Hubert Evans: The First 93 Years (Harbour Publishing 1985)
Hubert Reginald Evans, whom novelist Margaret Laurence called “the elder of our tribe,” had one of the most remarkable careers in the history of Canadian writing. In 1902, when he was a nine-year old in Galt, Ontario, Evans began his career as a professional writer by composing a limerick in praise of Lipton’s tea for a contest. The now-forgotten verse earned him $1.
The Quaker outdoorsman later became a professional writer in British Columbia for seven decades. Born in Vankleek Hill, Ontario, in 1892, he witnessed the horrors of war in the trenches as a soldier in WWI, leading to his autobiographical novel, The New Front Line (1927), about a soldier named Hugh Henderson who migrates from older societies to the “new front line” of idealism in the wilds of B.C. He and his wife came west and started building a waterfront cabin at Roberts Creek, B.C., in 1926. In 1927, his first year as a fulltime writer, he earned $97 less postage.
Evans is best remembered for his second novel, Mist on the River (1954), the first Canadian novel to portray aboriginals realistically as complex, central characters. It is now rightly considered a Canadian classic. It arose after Evans and his wife received a visit from aboriginal activist Guy Williams of Kitimaat (separate from present-day Kitimat) towards the end of WWII, requesting Ann Evans move to Kitimaat to teach his children.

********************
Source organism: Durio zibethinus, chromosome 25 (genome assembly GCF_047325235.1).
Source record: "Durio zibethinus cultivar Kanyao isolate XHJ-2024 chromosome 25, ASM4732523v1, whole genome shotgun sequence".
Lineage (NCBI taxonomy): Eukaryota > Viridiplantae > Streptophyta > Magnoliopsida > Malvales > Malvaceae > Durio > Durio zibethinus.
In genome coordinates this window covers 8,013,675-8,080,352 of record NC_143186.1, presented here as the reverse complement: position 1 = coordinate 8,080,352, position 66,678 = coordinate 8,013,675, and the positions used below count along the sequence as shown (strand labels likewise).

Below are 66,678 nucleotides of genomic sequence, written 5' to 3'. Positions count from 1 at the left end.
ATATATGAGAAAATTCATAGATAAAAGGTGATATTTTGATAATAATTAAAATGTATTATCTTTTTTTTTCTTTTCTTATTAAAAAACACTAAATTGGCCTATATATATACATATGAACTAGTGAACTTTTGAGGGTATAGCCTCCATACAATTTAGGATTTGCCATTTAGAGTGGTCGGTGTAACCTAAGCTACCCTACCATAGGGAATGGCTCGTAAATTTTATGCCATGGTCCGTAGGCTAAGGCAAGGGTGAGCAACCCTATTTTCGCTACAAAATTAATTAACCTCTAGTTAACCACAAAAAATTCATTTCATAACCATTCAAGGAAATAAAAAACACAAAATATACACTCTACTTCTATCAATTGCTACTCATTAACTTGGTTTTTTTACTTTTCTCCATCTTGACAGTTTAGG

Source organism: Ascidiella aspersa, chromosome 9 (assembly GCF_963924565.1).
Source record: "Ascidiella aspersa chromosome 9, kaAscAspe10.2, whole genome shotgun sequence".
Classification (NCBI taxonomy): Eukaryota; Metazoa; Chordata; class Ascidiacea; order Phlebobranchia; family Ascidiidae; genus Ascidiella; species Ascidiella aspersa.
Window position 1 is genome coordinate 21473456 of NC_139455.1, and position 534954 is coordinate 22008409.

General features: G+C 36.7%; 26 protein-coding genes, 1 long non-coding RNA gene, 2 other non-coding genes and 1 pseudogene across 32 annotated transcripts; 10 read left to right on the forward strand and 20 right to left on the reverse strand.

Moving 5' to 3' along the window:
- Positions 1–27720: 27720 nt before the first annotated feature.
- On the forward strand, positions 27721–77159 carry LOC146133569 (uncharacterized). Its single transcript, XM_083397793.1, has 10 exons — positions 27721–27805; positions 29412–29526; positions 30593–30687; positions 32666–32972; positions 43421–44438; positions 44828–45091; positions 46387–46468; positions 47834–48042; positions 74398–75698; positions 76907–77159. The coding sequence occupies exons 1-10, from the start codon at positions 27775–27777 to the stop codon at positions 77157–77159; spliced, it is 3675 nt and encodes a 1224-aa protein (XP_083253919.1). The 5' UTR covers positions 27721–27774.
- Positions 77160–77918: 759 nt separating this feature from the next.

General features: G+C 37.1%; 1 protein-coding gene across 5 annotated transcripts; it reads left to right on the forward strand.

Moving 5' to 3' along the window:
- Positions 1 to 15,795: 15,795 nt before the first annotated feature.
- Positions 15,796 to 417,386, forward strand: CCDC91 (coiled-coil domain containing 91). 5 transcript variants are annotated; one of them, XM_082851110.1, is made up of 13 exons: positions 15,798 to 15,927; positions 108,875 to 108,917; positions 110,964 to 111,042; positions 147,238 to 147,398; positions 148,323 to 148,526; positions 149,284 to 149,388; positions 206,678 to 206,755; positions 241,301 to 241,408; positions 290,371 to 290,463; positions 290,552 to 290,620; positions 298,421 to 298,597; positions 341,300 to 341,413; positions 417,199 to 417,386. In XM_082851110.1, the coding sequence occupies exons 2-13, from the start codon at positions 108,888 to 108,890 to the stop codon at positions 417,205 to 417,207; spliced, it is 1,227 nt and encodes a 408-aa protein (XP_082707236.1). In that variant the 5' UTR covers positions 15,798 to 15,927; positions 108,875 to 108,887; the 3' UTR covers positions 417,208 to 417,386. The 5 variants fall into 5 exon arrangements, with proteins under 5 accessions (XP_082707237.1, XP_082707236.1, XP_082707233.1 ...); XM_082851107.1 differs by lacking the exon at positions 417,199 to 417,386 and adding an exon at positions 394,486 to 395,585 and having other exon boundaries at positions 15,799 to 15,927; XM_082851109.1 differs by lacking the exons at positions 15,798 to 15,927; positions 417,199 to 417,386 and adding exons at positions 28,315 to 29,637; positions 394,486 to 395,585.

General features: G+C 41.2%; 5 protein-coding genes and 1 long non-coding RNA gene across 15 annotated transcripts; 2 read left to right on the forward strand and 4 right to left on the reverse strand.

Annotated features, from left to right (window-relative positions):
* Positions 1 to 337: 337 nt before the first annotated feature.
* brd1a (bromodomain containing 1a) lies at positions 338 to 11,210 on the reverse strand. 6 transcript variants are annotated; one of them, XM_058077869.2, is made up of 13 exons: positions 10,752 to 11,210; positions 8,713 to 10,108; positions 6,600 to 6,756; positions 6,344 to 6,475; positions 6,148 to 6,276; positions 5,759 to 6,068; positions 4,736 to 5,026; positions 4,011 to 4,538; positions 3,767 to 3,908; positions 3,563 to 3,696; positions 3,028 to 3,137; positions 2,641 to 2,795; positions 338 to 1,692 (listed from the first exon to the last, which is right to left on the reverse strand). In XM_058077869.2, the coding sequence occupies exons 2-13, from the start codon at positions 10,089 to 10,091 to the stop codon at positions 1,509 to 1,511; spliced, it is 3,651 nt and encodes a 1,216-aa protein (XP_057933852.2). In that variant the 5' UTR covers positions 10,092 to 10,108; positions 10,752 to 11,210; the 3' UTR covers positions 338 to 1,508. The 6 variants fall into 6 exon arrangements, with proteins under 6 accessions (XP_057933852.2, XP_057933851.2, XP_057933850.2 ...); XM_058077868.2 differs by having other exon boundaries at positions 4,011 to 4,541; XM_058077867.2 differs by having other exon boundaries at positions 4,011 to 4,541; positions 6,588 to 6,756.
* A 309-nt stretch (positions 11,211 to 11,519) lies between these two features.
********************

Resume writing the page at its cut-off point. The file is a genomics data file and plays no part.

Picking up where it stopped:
She had taught Williams in a residential school near the Evanses’ floathouse at Cultus Lake in the early 1920s. By the 1980s, Evans had produced ten volumes of fiction, three of poetry, twelve plays, over 200 short stories and countless articles. His final novel, written when he was almost blind, is O Time in Year Flight (1979), a scrupulously remembered account of the year the twentieth century began—written eight decades after the fact.
The monumental nature of Evans’ accomplishment drew all manner of literary admirers, from poet Patrick Lane to journalist Peter Gzowski to an entire Convocation Party of Simon Fraser University, including Margaret Laurence, to make the pilgrimage to his hand-made bungalow on the Sunshine Coast. Visitors were always moved to find him to be warm, gracious and inspirational. The Hubert Evans Non-Fiction Prize was created in 1985.
– Harbour Publishing